It turned out that reading the entire XML file into memory is unnecessary for most manipulations. XML developers have already agreed that an event-based parser like SAX is a much better alternative because no more than a single element needs to be loaded at a time. At the start of each element, a function is called, some logic is performed, and the element is discarded. It's up to the application developer to store (in memory or otherwise) those portions of the XML file that need to be analyzed after the element has been discarded by the SAX parser.

It was an easy decision for us to migrate from DOM to SAX. After all, one of our core components simply extracted large XML subdocuments and saved them to separate files. There was no need to hold any state information. Therefore, we were looking at O(1) space, which is what any scalable server application should strive for.

We used MSXML 3.0's SAX implementation to parse the documents. Microsoft's MXXMLWriter implements a ContentHandler that accepts the same parameters as the SAX event entry points. In Microsoft's samples, the entire process is chained together, which means you effectively copy the XML file to the MXXMLWriter. We simply added some code to restrict copying to a subset of the elements encountered during the SAX parse. Unfortunately, it wasn't on disk yet, and there was the little problem of UTF-8 encoding before sending it to disk.

There was another issue as well. The MXXMLWriter stores all of its output in a string property called output. This is where we encountered the next major Big O issue in developing our server application. Every subdocument is stored in memory as MXXMLWriter collects it. When we were ready to save it to disk, we had to allocate a chunk of memory of about the same size to convert from Unicode to UTF-8. Because the size of the subdocuments increases proportionally with the size of the original XML document, our O(1) space algorithm got demoted to O(n). Not good.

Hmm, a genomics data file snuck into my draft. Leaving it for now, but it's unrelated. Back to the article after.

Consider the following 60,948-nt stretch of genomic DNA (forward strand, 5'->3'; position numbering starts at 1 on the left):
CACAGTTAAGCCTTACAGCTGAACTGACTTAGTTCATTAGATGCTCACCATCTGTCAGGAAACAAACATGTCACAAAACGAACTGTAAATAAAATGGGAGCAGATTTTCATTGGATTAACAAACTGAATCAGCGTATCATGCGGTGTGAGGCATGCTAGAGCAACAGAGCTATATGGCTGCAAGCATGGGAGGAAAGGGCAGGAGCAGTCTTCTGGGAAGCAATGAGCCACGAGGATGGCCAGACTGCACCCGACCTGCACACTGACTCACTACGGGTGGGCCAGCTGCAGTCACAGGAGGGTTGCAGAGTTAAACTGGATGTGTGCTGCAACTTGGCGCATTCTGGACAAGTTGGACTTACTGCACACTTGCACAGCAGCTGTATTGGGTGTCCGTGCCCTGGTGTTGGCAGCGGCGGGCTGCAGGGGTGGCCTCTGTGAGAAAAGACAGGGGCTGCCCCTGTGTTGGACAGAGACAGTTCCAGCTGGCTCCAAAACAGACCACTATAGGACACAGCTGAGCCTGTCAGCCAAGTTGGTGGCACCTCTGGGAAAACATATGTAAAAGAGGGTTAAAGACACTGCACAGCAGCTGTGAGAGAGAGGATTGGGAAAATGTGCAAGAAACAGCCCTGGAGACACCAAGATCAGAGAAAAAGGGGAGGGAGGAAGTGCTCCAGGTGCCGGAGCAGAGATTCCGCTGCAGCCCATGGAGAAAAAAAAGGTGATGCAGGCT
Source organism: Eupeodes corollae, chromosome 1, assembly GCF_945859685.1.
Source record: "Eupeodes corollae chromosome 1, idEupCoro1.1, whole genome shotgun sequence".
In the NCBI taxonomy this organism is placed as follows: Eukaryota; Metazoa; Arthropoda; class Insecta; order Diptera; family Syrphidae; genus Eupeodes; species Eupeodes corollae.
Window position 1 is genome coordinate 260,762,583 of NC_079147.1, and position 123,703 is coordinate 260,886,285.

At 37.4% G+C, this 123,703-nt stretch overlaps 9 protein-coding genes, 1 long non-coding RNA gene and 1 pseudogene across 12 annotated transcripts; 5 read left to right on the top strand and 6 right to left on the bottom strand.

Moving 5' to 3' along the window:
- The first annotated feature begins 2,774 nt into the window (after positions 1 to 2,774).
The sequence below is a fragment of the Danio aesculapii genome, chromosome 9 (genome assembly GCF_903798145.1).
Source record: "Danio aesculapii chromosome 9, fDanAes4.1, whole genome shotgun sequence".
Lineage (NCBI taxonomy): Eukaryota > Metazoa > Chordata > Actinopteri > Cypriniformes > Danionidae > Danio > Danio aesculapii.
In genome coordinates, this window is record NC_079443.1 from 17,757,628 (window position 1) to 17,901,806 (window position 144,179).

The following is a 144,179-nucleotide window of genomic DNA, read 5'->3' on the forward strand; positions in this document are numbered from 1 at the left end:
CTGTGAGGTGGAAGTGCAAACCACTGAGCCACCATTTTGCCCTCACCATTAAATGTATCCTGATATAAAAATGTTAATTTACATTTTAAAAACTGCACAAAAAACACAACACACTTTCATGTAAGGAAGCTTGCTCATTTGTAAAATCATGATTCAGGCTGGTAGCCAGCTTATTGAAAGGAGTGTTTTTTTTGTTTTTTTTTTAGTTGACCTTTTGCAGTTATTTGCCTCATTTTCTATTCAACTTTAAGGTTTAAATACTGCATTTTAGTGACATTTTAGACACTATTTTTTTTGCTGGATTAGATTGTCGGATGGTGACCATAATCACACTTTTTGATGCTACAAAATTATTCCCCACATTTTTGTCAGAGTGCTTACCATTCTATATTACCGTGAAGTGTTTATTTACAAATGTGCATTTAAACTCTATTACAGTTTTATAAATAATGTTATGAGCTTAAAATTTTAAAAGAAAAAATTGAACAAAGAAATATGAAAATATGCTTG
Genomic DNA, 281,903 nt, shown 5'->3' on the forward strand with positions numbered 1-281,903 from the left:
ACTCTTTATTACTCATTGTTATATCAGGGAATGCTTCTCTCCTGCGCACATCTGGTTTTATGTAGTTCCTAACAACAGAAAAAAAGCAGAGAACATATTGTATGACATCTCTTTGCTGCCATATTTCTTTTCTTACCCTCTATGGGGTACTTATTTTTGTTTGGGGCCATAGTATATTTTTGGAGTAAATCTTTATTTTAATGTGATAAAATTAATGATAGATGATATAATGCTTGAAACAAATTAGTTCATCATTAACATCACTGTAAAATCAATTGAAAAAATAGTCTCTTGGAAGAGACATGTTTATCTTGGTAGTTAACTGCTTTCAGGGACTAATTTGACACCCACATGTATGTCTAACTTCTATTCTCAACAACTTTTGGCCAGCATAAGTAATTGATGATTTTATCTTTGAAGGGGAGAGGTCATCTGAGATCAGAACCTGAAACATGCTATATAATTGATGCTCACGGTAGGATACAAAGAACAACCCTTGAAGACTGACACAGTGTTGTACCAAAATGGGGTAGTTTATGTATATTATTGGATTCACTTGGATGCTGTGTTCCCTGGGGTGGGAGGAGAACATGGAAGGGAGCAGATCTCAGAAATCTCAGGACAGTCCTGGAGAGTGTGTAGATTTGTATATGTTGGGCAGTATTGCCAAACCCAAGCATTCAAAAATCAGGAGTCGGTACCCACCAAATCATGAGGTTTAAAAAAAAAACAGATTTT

Microsoft's documentation on IMXWriter, specifically the output property, offered us hope: "You can also set this property to any implementation of the IStream interface, and the resulting document will be written into the provided IStream."

It sounded promising, but a lack of sample code and a sea of COM documentation on the IStream interface left us frustrated. In the end, however, we found that once you hook up MXXMLWriter with a proper implementation of IStream, the rest of the program stays the same. Every time MXXMLWriter accumulates 4,096 Unicode characters (which occupy 8 KB of memory), it invokes the Write method of IStream, which converts the buffer to UTF-8 (which takes another 3.3 KB) and writes it to the file. Regardless of the size of the file or the subdocuments, this implementation will consume less than a dozen kilobytes of memory at a time. That's what you call O(1) space, and it means you'll now have to look elsewhere for the bottleneck on your busy server.

I have included sample code for the IFileStream class, which implements IStream, as well as the code that converts a buffer of Unicode characters into UTF-8, available as xml_article.cpp and xml_article.h.

If you want to see our XML rendering server in action, visit